The Transformation Of Vladimir Putin From Childhood To President

Vladimir Putin is arguably not only Russia's most prominent politician, but also its most recognizable face — at least in the West — since the collapse of the Soviet Union in 1991. After the end of the Cold War, Putin was the man who put Russia back in the game, so to speak, bringing the Eastern European country back to its previous place among the world's most influential powers in international relations. Since Putin acceded to power in December 1999, "Russia has changed beyond all recognition from the chaotic, open free-for-all it was under [former President Boris] Yeltsin," The Guardian's Alec Luhn argued. 

But, as we know, Putin's notoriety is up there with his historical relevance. He has been in power for 21 years as of this writing, including the four years he was technically prime minister between 2008 and 2012, a move that experts argue was engineered to work around the Constitution's term limits and still "left him the country's dominant politician, with a firm grip on power," as The New York Times reported when Russia's parliament approved him as the PM. Putin's insistence on remaining in power has put Russia's democratic status up for debate and drawn plenty of attention from scholars.

Regardless of where one stands on his governing style and political choice, it is undeniable that Putin has firmly cemented himself as one of the 21st century's most influential figures. While his public life is well known, Putin's early life was just as interesting and eventful. Keep scrolling to check out his journey. 

Vladimir Putin has an interesting link to Lenin and Stalin

Born on October 7, 1952, Vladimir Putin grew up in the early years of the Cold War, meaning his family history is intrinsically linked to World War II, the Revolution and the subsequent formation of the Soviet Union. As such, it is unsurprising that Putin sometimes shares details from his links to Russia's turbulent recent history. In 2018, Putin revealed that his grandfather, Spiridon, was a cook for both Vladimir Lenin, the first and founding leader of the USSR, and Joseph Stalin, who led the bloc from 1927 until his death in 1953, as Reuters reported at the time. "[He] was a cook at Lenin's and later at Stalin's, at one of the dachas in the Moscow area," Putin said in a two-hour documentary, per Reuters. Spiridon continued to work for the Soviets almost up until his death in 1965, when he was 86.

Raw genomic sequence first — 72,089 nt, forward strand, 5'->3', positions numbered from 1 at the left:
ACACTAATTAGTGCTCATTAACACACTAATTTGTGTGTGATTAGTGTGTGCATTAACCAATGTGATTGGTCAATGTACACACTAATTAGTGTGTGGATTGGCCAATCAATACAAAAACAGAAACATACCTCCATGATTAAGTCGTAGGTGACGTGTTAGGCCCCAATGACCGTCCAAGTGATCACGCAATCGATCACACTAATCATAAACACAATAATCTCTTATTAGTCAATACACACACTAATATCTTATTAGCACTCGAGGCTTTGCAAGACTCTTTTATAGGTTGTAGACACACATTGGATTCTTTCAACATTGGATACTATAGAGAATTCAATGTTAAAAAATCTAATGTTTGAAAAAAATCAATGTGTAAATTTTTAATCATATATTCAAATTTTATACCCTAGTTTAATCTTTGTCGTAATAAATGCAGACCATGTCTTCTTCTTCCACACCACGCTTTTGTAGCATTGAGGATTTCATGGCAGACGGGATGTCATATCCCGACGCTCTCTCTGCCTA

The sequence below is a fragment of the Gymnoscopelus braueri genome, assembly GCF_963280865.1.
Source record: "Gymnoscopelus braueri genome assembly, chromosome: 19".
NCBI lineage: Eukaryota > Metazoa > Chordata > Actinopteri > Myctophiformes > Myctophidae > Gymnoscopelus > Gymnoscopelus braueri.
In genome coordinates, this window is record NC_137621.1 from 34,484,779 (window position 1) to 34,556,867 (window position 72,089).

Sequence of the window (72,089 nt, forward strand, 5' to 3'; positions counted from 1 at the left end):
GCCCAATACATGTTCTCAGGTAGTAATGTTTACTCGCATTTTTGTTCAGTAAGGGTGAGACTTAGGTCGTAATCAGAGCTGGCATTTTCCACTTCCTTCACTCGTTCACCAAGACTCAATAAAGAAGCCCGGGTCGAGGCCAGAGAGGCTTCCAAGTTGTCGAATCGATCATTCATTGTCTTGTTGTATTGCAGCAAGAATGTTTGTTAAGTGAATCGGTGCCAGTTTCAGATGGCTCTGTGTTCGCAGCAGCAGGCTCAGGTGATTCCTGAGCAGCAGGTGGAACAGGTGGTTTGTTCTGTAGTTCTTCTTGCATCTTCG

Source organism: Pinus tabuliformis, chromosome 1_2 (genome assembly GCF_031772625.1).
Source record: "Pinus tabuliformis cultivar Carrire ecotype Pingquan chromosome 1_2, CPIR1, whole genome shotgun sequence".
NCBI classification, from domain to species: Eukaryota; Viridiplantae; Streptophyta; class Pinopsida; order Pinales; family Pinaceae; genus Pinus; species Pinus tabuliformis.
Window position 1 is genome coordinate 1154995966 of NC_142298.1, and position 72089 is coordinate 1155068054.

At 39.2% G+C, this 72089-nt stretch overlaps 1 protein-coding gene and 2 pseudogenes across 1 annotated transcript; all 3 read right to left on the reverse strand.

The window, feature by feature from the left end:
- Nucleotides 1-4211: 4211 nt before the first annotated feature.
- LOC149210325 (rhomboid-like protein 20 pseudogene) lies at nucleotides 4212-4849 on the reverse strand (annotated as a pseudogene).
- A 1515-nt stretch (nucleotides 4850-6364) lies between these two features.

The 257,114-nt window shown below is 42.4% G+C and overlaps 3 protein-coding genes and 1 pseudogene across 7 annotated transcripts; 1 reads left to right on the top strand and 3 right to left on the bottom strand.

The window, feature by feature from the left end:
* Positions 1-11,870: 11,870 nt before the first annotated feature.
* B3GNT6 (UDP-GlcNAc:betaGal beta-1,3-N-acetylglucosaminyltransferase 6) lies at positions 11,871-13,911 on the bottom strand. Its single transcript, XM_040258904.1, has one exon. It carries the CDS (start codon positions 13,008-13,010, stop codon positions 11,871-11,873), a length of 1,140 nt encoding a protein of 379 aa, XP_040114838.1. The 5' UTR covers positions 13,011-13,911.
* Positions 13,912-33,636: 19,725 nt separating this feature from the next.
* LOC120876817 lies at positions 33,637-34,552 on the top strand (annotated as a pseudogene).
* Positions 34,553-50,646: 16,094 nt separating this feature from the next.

As a native of Leningrad (now St. Petersburg), Putin's life was shaped by the Siege of Leningrad from 1941 and 1944, during which his older brother, Viktor, died after being taken from his mother when he was 1 year old, according to The New York Times. "My brother, whom I have never seen and did not know, was buried here, I don't even know where exactly," Putin said at a 2012 event at Piskaryovskoye Cemetery in his hometown. His parents had previously lost another infant, Albert, so Putin grew up as an only child. 

Vladimir Putin was a good student raised in the Communist tradition

Vladimir Putin's parents, Maria and Vladimir Sr., lived through the dark days of Nazi Germany's occupation of Russia during 1941, which cost them a child and almost their own lives due to injury and starvation, Steve Lee Myers described in his book "The New Tsar: The Rise and Reign of Vladimir Putin" (via NPR's Here & Now). After the war, St. Petersburg and its citizens continued to waddle through hardship, deprivation, and famine — a reality that marked young Putin's childhood. 

After losing their home to the war, Vladimir Sr. and Maria moved into a one-room space in a communal building that lacked a kitchen and hot water, where young Putin was born, per the Los Angeles Times. "My parents didn't talk much about the past... People generally didn't, back then," Putin previously said, per Myers. Still, young Putin remembers chasing rats around the building, according to the Times. 

A member of the Communist Party, the elder Putin was "taciturn," "severe," and a fierce believer in "rigor, loyalty, discipline, and, most of all, caution," according to Myers — virtues absorbed by the younger Putin. He proved to be a good student who, in the ninth grade, was selected to attend the Leningrad School No. 281, reserved for the best pupils, per the Times. Two old classmates, Sergei and Yelena Kudrov, told the Times that young Putin was "an earnest, hard-working student who quietly stood his ground but never bragged."